The cereal phytopathogen Sporisorium reilianum is able to infect the non-natural host Arabidopsis thaliana
- 68 Downloads
We analyzed the infection of the model plant Arabidopsis thaliana by the basidiomycete phytopathogen of cereals Sporisorium reilianum in order to use it as an experimental pathosystem model. Sterile plantlets of A. thaliana were grown on MS solid medium, and inoculated with haploid strains or mixtures of sexually compatible S. reilianum strains. Inoculated plants showed growth of filaments within their tissues, size reduction, a drastic increase in the formation of lateral roots, and a high production of plant pigments. Although symptoms were more severe in plants infected with sexually compatible strains, no spores were formed by the fungus. Among the pigments accumulated in the stunted plants we identified the anthocyanins cyanidin, cyanidin 3-glucoside, malvidin and pelargonidin. Congruently, the anthocyanin biosynthesis genes: chalcone synthase (CHS, AT5G13930) and dihydroflavonol reductase (DFR, AT5G42800) were over-expressed. The three genes encoding flavin monooxygenases: YUCCA7 (YUC7, AT2G33230), YUCCA8 (YUC8, AT4G28720), and YUCCA9 (YUC9, AT1G04180), and the transcription factor Jagged Lateral Organs (JLO, AT4G00220), all of them involved in the biosynthesis of auxins specific for root development, were also positively regulated. These data provide evidence that both haploid and the mixture of sexually compatible strains of S. reilianum can infect plants of A. thaliana; evidencing the usefulness of this pathosystem for the study of the genetic and metabolic reactions involved in S. reilianum virulence.
KeywordsSporisorium reillianum Arabidopsis thaliana Alternative host Pathosystem model Virulence
This work was partially supported by Consejo Nacional de Ciencia y Tecnología (Conacyt), México. Thanks are given to Prof. Jan Schirawski, Institute of Applied Microbiology, RWTH Aachen University, Germany, for making available the S. reilianum strains SRZ2 and SRZ1. We also thank Mayela F. Salazar-Chávez from the Irapuato Unit of Centro de Investigación y de Estudios Avanzados del Instituto Politécnico Nacional (Cinvestav), Leandro A. Núñez-Muñoz and Brenda J. Vargas-Hernández from Zacatenco Unit of Cinvestav; Renata Cruz-Calderon from Instituto Tecnológico Superior de Los Reyes, TSLR; and Drs. José I. Reyes-Olalde, and Stefan de Folter from the Unit of Advance Genomics, Cinvestav, for their assistance respectively in strain maintenance, preparation of some reagents, statistical analyses, and microscopic analyses.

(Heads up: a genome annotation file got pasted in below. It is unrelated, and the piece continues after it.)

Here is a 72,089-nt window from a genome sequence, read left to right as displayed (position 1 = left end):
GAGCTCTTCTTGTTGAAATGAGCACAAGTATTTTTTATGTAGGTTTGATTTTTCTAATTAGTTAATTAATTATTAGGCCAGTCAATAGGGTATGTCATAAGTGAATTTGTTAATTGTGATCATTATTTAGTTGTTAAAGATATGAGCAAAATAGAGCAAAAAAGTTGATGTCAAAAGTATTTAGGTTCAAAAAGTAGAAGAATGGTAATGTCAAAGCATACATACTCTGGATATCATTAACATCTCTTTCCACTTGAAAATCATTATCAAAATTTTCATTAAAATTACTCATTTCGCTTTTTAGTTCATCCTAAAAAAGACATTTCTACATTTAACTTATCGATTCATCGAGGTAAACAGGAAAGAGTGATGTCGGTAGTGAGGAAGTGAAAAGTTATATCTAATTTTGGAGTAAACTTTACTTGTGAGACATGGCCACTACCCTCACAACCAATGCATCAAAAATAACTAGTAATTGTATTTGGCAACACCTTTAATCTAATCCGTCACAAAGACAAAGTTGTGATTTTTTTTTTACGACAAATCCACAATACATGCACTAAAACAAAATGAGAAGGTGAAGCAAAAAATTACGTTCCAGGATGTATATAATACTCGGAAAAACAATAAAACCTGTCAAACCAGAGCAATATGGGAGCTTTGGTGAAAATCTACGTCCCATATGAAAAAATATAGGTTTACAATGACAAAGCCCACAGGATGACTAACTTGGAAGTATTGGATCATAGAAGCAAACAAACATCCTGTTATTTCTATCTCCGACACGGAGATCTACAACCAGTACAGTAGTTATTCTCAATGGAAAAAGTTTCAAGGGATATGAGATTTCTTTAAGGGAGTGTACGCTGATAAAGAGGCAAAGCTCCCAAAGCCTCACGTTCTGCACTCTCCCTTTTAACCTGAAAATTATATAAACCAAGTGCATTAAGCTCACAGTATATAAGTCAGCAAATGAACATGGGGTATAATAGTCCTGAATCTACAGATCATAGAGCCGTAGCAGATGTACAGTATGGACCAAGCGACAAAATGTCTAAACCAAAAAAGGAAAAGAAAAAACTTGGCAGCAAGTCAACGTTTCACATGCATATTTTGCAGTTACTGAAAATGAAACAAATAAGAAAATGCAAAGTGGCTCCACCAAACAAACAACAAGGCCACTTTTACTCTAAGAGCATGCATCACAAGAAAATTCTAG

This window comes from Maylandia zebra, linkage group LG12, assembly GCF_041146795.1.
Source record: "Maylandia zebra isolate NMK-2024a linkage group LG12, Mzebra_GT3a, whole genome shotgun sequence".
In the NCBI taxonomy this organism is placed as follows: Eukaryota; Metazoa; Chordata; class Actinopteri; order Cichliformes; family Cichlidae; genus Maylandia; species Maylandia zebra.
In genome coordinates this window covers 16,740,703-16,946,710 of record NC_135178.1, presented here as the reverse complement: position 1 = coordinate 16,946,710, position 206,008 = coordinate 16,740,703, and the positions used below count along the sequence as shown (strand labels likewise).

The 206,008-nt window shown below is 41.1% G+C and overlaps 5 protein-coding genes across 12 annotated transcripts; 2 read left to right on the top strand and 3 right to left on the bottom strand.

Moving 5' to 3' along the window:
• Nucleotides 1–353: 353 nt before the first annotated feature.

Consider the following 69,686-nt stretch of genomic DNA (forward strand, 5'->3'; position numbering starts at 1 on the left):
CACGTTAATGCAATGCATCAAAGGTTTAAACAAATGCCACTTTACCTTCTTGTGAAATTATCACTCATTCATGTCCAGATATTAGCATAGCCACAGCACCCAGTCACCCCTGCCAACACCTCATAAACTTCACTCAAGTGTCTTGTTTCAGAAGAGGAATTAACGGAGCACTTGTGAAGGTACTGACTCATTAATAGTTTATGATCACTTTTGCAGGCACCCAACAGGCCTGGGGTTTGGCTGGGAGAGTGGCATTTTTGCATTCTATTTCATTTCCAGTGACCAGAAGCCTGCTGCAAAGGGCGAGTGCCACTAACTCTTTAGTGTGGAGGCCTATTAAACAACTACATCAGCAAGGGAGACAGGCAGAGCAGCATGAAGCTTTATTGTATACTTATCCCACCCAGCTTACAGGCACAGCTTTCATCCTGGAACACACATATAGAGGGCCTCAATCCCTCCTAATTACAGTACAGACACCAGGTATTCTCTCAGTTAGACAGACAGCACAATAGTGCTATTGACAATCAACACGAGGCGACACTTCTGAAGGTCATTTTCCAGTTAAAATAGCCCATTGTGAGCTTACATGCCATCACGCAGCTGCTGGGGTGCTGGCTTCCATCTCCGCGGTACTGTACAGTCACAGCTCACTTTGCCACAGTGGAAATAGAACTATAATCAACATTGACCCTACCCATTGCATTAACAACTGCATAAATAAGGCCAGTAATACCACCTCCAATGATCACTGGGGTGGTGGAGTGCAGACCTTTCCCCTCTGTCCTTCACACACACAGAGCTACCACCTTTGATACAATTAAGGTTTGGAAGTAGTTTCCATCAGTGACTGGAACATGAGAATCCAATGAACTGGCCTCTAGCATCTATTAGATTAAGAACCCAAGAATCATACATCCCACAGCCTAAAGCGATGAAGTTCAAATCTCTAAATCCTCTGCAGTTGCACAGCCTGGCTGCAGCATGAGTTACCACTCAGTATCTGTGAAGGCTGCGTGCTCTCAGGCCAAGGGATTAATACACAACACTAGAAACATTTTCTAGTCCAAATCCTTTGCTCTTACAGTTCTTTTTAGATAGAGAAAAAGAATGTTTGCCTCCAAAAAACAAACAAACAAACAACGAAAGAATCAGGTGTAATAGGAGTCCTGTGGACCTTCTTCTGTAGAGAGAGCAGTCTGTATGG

Compliance with ethical standards
The authors declare that they are aware of the ethical responsibilities required by the European Journal of Plant Pathology for the submission of manuscripts. Also, they declare no conflict of interests and that they were informed of the submission of the manuscript.
- Belhaj, K., Cano, L. M., Prince, D. C., Kemen, A., Yoshida, K., Dagdas, Y. F., Etherington, G. J., Schoonbeek, H. J., van Esse, H. P., Jones, J. D. G., Kamoun, S., & Schornack, S. (2017). Arabidopsis late blight: infection of a nonhost plant by Albugo laibachii enables full colonizationby Phytophthora infestans. Cellular Microbiology, 19, e12628. https://doi.org/10.1111/cmi.12628.CrossRefGoogle Scholar
- Davis, K. R. (1993). Arabidopsis thaliana as a model for plant-pathogen interactions. In R. Hammershmidt (Ed.), The American phytopathological society (pp. 1–134). APS Press: St. Paul.Google Scholar
- Doehlemann G., Ökmen B., Zhu W., & Sharon A. (2017). Plant pathogenic fungi. Microbiology Spectrum, 5. https://doi.org/10.1128/microbiolspec.FUNK-0023-2016.
- Garzón, G. A. (2008). Anthocyanins as natural colorants and bioactive compounds. A review. Acta Biológica Colombiana, 13, 27–36.Google Scholar
- Holliday, R. (1974). Ustilago maydis. In R. C. King (Ed.), The handbook of genetics (pp. 575–595). New York: Plenum Press.Google Scholar
- Kontoyiannis, D. P., & Lewis, R. E. (2010). Studying fungal pathogenesis in Drosophila. Microbe, 5, 291–295.Google Scholar
- Martínez-Soto, D., Robledo-Briones, A. M., Estrada-Luna, A. A., & Ruiz-Herrera, J. (2013). Transcriptomic analysis of Ustilago maydis infecting Arabidopsis reveals important aspects of the fungus pathogenic mechanisms. Plant Signaling & Behavior. https://doi.org/10.4161/psb.25059.
- Martínez-Soto, D., Pérez-Garcia, F. E., & Ruiz-Herrera, J. (2016). Arabidopsis infection by haploid or diploid strains of Ustilago maydis reveals its capacity as a necrophic or biotrophic phytopathogen. Fungal Genomics and Biology. https://doi.org/10.4172/2165-8056.1000133.
- Olatunji, D., Geelen, D., & Verstraeten, I. (2017). Control of endogenous auxin levels in plant root development. International Journal of Molecular Sciences. https://doi.org/10.3390/ijms18122587.
- Palomeros-Suárez, P. A., Massange-Sánchez, J. A., Sánchez-Segura, L., et al. (2017). AhDGR2, an amaranth abiotic stress-induced DUF642 protein gene, modifies cell wall structure and composition and causes salt and ABA hyper-sensibility in transgenic Arabidopsis. Planta, 245, 623–640.CrossRefGoogle Scholar
- Weigel, D., & Glazebrook, J. (2002). Arabidopsis: A laboratory manual. New Yok: Cold Spring Harbor Laboratory Press.Google Scholar